Detailed information about partner conflict can be accessed on the Relationships Australia website.
The information below is summarised from the Relationships Australia resources. http://www.relationships.org.au/
Managing Differences and Conflict
Differences of opinion are normal and can be enriching for a relationship. Some conflict in relationships is inevitable, but there are ways to handle conflict so that it is not destructive to you individually or as a couple.
People often get emotional and angry when they see their partner has different values, beliefs or expectations from them. We all need to understand and accept that between any two people there will be differences in ideas and expectations and, at times, conflict and strong expression of feelings.
Relationships usually become stronger if partners talk about these differences. Differences will be part of relationships, but they may be resolved through respectful communication.
All couples experience problems in one form or another - it's part of sharing your life with another person. The difference between relationships that flourish and those that don't is how well couples deal with the challenges and problems they face in their life together.
What does conflict in a relationship indicate?
Frequent conflict, most commonly expressed as anger, can indicate that all is not well for a couple, that some change is needed to keep their relationship healthy.
The key questions are
- "how can we manage not to hurt each other or our relationship when we have a row?" and
- "how can we learn from the conflict?"
Avoiding conflict could mean avoiding important issues which would be better faced and sorted out.
Conflict is a symptom - treating the symptom by patching things up without finding out its cause is unwise in the long-term.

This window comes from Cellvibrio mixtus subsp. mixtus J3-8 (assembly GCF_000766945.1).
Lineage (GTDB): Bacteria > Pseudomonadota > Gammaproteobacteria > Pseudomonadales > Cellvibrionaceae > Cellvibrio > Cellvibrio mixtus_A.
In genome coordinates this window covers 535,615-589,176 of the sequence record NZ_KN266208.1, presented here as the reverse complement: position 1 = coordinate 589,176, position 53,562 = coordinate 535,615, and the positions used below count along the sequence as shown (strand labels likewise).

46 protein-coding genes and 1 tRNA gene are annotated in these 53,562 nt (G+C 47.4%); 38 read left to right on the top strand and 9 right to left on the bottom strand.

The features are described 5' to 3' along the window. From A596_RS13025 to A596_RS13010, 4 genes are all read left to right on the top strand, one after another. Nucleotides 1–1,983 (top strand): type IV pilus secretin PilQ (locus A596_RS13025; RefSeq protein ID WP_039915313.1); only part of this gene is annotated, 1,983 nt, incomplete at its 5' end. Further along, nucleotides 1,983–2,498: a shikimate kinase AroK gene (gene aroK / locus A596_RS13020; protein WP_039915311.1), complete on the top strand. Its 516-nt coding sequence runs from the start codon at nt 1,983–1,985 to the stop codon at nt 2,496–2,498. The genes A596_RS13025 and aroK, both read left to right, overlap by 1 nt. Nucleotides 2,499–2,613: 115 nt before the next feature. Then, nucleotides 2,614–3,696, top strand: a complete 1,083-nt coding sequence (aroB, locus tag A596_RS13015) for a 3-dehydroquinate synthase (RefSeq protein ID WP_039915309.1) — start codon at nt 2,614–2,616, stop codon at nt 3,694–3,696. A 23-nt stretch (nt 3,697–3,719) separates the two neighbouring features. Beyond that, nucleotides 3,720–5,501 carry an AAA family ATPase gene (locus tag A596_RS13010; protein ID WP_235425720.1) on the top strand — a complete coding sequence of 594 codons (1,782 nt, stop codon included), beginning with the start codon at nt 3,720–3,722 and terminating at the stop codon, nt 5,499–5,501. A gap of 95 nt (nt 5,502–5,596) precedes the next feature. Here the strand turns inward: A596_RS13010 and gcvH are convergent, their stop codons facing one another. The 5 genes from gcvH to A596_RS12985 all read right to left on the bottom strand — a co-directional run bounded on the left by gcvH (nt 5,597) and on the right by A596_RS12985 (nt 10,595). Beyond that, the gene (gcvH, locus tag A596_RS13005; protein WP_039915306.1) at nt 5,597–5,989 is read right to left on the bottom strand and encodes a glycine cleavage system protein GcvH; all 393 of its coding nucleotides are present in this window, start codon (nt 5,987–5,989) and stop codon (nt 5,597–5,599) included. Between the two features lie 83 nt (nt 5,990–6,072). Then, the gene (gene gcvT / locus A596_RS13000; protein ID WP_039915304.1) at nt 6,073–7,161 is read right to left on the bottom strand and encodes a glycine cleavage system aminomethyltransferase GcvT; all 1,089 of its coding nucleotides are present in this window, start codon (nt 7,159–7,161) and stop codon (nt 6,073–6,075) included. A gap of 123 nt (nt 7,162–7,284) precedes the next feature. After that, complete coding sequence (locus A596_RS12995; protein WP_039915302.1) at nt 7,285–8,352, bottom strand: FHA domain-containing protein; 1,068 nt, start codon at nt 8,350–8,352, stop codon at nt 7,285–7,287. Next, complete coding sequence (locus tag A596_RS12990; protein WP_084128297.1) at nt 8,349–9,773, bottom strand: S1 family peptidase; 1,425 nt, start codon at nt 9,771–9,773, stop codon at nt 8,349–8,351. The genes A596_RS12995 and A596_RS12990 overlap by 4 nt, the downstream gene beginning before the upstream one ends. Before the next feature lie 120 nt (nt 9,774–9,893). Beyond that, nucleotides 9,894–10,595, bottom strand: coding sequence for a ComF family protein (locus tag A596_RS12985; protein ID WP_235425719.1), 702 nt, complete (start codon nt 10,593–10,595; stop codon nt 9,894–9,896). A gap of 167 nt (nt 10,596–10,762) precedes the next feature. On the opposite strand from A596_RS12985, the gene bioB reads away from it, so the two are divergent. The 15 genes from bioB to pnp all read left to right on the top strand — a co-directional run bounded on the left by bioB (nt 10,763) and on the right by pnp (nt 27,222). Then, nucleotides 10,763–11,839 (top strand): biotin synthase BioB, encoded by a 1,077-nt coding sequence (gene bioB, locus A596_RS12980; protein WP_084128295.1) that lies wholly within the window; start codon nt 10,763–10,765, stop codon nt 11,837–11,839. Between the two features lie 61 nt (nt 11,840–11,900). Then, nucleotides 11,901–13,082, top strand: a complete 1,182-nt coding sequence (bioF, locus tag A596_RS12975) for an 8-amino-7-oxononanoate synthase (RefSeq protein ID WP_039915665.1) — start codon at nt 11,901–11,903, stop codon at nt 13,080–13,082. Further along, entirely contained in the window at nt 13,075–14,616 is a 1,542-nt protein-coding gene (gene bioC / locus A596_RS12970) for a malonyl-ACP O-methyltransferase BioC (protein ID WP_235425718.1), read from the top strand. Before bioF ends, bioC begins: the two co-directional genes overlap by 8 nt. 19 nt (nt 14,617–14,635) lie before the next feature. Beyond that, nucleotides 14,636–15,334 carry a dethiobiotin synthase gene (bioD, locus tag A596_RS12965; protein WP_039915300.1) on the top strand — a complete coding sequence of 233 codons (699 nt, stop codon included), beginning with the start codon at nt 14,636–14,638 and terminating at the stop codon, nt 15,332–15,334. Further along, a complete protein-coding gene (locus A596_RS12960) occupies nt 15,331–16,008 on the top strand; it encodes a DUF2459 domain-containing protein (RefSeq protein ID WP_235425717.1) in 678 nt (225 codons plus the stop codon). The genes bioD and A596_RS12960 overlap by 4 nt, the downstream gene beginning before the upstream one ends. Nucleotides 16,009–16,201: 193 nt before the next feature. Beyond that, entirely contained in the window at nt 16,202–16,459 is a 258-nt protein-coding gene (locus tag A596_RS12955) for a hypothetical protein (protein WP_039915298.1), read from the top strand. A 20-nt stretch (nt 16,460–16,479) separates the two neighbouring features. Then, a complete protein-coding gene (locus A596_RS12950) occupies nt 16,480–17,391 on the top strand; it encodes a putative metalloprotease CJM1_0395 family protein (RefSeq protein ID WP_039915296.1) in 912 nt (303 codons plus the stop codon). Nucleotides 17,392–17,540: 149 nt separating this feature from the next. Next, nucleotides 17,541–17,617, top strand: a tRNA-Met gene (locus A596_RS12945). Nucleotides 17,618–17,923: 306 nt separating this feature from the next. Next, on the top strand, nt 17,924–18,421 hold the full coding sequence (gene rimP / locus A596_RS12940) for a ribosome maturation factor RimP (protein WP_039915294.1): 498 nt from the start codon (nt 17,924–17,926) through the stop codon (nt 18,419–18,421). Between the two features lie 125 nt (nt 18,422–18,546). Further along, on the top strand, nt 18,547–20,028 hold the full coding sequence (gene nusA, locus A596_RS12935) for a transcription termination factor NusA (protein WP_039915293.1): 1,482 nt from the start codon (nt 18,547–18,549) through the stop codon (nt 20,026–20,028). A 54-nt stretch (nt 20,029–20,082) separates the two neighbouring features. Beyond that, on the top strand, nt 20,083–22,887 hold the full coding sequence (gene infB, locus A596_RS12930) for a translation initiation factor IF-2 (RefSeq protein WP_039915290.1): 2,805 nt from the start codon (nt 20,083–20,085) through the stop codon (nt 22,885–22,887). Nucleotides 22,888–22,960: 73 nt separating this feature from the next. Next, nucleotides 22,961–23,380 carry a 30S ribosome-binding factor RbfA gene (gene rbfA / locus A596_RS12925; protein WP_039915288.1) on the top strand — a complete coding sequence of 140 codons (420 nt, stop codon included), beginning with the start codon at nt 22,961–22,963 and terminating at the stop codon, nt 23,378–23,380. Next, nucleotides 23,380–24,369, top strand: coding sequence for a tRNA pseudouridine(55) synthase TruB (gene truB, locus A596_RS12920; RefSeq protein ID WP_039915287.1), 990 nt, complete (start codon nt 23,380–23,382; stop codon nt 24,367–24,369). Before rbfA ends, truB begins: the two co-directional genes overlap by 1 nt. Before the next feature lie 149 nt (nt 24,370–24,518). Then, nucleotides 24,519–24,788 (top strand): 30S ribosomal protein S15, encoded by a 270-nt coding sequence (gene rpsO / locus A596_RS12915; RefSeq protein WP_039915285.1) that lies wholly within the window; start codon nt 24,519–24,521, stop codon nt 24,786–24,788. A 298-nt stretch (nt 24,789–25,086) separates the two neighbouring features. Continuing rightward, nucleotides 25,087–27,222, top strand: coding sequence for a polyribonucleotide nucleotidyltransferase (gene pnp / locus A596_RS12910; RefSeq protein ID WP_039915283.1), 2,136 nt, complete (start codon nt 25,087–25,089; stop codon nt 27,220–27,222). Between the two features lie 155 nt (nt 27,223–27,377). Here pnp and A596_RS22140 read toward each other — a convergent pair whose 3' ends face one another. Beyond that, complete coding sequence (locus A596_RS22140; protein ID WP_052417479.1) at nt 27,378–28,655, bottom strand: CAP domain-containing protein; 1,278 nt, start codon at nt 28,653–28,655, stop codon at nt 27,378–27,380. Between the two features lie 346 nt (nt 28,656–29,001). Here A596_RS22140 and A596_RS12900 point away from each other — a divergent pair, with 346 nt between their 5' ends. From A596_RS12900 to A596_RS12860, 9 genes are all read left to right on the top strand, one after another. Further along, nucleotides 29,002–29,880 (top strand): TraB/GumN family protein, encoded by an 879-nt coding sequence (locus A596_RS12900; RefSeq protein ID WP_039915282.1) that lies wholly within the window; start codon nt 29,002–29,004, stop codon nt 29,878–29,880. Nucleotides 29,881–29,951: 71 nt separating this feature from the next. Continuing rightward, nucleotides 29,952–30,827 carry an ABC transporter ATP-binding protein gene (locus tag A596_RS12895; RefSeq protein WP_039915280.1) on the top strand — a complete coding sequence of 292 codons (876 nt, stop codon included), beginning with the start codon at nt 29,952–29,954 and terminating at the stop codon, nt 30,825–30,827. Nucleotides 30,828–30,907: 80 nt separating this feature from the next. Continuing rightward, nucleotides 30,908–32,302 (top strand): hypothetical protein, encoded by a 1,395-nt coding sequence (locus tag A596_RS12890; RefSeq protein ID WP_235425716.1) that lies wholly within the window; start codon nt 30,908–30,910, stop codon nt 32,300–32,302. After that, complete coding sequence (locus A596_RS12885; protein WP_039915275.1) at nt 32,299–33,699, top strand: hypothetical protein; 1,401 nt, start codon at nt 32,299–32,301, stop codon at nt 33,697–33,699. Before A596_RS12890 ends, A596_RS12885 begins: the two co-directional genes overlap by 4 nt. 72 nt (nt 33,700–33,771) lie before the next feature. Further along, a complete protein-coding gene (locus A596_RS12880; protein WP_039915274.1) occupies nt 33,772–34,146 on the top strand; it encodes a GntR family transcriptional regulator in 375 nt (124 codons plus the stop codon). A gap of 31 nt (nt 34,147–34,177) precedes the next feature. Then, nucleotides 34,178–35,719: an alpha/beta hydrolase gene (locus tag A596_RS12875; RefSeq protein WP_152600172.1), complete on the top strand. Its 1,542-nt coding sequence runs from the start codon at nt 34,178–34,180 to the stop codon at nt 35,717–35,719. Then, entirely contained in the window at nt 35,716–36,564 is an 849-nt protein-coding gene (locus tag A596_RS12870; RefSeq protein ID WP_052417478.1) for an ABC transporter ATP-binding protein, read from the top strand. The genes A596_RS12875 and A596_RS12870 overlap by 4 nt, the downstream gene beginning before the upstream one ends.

Warning signs of a relationship breakdown
Noticing early warning signs of relationship breakdown can help a couple resolve conflicts.
Some early warning signs are:
- abandonment of joint activities - just living parallel lives
- recurring arguments that are never resolved
- feelings of ongoing dissatisfaction and unhappiness
- preoccupation with interests and activities outside the relationship by one partner leading to the other partner feeling neglected
- complaints of loss of feeling - one or both partner/s speaking of no longer being in love
- an affair - becoming emotionally and/or sexually involved with a person outside the relationship
- increased fatigue and reduced ability to meet responsibilities at work
- arguments over parenting.
When is a good time to get professional help?
Professional guidance and extra skills can often assist. If your relationship has some of the previously mentioned warning signs, it may be time to seek help. Counsellors can help you identify underlying problems and may be able to help you find ways to mend your relationship. Family dispute resolution practitioners (family mediators) can work with you to define practical issues and identify present and future needs.
The sooner that you act on issues, the easier they may be to resolve.
It is beneficial for couples to learn new ways of relating, communicating and resolving conflict.
In addition the CFA’s Welfare Services program may be the first contact point for people who are concerned about partner conflict. Remember, any CFA member or immediate family member can access Welfare Services at any time.
Welfare services are short term in nature. Members with long term clinical or complex needs will be linked to appropriate services where relevant, such as internal services (WorkCover or Volunteer Compensation) and external community based agencies.
- Peer support can be accessed through the Regional Duty Officer, Officer in Charge, Line Manager, the Peer Coordinator or via the CFA Welfare line (ph 1800 628 616)
- Chaplains can be contacted directly or by contacting Converge International on 1800 337 068
- Psychologists/Counsellors can be contacted directly by contacting PPC Worldwide on1300 361 008
If you have any comments about the Welfare Services programs, please email email@example.com
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